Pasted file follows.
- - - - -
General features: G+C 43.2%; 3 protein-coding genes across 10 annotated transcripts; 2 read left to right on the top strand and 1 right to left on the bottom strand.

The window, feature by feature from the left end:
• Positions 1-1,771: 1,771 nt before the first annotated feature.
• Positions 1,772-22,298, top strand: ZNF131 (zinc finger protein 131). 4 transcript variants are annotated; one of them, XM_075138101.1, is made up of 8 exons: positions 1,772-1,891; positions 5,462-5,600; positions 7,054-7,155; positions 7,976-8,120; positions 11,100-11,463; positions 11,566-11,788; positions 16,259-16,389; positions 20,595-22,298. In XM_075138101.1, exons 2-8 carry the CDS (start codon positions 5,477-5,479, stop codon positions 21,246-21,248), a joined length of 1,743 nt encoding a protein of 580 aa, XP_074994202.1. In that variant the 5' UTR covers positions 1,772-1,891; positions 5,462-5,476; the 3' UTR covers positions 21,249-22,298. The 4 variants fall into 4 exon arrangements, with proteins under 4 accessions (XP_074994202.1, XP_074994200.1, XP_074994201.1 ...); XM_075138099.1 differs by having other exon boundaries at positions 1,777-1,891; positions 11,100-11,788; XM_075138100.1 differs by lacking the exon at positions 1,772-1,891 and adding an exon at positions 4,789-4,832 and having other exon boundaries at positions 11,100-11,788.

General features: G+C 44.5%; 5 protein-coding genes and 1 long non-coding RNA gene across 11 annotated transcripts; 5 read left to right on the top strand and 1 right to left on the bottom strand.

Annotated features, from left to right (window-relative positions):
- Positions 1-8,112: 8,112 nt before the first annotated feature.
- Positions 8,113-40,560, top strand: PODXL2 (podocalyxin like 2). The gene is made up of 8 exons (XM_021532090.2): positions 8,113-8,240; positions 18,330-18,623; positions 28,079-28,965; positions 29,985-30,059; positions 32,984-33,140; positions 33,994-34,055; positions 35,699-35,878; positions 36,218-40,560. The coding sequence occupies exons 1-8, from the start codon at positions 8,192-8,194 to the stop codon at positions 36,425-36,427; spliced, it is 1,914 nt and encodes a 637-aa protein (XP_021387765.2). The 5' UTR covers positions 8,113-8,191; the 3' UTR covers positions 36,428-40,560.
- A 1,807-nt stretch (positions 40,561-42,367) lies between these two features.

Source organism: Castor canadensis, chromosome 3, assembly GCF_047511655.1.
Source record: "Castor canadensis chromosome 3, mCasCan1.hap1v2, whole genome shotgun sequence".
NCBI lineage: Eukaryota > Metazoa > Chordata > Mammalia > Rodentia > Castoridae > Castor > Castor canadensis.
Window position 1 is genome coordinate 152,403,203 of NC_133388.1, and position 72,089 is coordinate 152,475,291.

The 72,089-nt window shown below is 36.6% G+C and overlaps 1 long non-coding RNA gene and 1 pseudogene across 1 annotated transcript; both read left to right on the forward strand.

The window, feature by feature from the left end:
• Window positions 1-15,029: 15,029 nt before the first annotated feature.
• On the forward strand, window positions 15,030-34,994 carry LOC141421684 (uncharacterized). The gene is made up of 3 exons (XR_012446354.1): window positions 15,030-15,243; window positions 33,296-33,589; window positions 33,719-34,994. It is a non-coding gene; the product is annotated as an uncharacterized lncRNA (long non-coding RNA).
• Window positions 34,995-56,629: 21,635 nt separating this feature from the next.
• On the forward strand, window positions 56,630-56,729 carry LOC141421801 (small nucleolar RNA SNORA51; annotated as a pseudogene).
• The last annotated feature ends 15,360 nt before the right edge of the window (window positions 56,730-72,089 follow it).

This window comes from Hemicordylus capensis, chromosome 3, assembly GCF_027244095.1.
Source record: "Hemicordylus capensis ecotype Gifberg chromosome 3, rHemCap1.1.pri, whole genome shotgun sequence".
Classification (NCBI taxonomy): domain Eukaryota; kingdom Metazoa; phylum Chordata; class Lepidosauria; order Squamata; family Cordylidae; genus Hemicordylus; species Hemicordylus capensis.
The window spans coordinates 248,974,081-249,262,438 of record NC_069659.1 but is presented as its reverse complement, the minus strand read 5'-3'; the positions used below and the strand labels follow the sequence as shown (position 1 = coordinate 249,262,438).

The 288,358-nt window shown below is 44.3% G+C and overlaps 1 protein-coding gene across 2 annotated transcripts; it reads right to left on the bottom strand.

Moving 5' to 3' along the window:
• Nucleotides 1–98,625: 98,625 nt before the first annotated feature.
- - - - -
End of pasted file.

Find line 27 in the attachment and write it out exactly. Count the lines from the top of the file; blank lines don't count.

• Nucleotides 1–98,625: 98,625 nt before the first annotated feature.